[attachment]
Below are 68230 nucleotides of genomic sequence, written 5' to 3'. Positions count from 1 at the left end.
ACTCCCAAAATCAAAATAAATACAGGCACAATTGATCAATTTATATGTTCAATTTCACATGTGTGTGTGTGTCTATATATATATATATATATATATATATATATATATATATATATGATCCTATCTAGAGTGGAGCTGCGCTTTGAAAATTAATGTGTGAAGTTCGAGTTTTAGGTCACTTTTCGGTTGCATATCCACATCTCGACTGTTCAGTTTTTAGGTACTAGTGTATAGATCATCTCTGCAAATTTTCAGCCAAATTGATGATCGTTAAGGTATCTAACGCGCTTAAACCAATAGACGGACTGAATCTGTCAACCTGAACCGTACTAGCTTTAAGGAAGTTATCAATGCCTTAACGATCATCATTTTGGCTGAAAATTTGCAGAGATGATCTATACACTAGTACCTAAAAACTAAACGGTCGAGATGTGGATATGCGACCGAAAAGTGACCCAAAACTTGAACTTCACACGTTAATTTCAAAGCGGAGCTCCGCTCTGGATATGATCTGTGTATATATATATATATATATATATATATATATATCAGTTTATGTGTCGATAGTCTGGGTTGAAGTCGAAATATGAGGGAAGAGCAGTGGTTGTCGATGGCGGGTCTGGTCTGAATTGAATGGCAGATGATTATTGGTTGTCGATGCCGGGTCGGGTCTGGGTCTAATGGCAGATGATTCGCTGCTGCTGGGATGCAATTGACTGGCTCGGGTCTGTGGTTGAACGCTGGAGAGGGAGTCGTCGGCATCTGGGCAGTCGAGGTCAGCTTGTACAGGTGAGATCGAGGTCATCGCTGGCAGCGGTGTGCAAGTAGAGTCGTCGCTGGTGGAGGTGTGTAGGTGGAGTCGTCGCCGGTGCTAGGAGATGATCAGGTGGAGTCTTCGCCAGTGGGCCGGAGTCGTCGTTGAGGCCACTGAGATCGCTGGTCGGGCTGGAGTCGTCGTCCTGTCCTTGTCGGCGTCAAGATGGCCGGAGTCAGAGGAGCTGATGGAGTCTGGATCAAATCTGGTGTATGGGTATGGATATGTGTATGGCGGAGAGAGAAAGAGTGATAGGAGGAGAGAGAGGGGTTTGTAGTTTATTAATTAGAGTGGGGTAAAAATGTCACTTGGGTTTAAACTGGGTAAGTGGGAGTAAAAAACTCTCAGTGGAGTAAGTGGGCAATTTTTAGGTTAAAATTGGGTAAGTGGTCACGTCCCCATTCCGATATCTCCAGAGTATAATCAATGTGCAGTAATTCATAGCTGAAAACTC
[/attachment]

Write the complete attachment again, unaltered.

Below are 68230 nucleotides of genomic sequence, written 5' to 3'. Positions count from 1 at the left end.
ACTCCCAAAATCAAAATAAATACAGGCACAATTGATCAATTTATATGTTCAATTTCACATGTGTGTGTGTGTCTATATATATATATATATATATATATATATATATATATATATATGATCCTATCTAGAGTGGAGCTGCGCTTTGAAAATTAATGTGTGAAGTTCGAGTTTTAGGTCACTTTTCGGTTGCATATCCACATCTCGACTGTTCAGTTTTTAGGTACTAGTGTATAGATCATCTCTGCAAATTTTCAGCCAAATTGATGATCGTTAAGGTATCTAACGCGCTTAAACCAATAGACGGACTGAATCTGTCAACCTGAACCGTACTAGCTTTAAGGAAGTTATCAATGCCTTAACGATCATCATTTTGGCTGAAAATTTGCAGAGATGATCTATACACTAGTACCTAAAAACTAAACGGTCGAGATGTGGATATGCGACCGAAAAGTGACCCAAAACTTGAACTTCACACGTTAATTTCAAAGCGGAGCTCCGCTCTGGATATGATCTGTGTATATATATATATATATATATATATATATATATCAGTTTATGTGTCGATAGTCTGGGTTGAAGTCGAAATATGAGGGAAGAGCAGTGGTTGTCGATGGCGGGTCTGGTCTGAATTGAATGGCAGATGATTATTGGTTGTCGATGCCGGGTCGGGTCTGGGTCTAATGGCAGATGATTCGCTGCTGCTGGGATGCAATTGACTGGCTCGGGTCTGTGGTTGAACGCTGGAGAGGGAGTCGTCGGCATCTGGGCAGTCGAGGTCAGCTTGTACAGGTGAGATCGAGGTCATCGCTGGCAGCGGTGTGCAAGTAGAGTCGTCGCTGGTGGAGGTGTGTAGGTGGAGTCGTCGCCGGTGCTAGGAGATGATCAGGTGGAGTCTTCGCCAGTGGGCCGGAGTCGTCGTTGAGGCCACTGAGATCGCTGGTCGGGCTGGAGTCGTCGTCCTGTCCTTGTCGGCGTCAAGATGGCCGGAGTCAGAGGAGCTGATGGAGTCTGGATCAAATCTGGTGTATGGGTATGGATATGTGTATGGCGGAGAGAGAAAGAGTGATAGGAGGAGAGAGAGGGGTTTGTAGTTTATTAATTAGAGTGGGGTAAAAATGTCACTTGGGTTTAAACTGGGTAAGTGGGAGTAAAAAACTCTCAGTGGAGTAAGTGGGCAATTTTTAGGTTAAAATTGGGTAAGTGGTCACGTCCCCATTCCGATATCTCCAGAGTATAATCAATGTGCAGTAATTCATAGCTGAAAACTC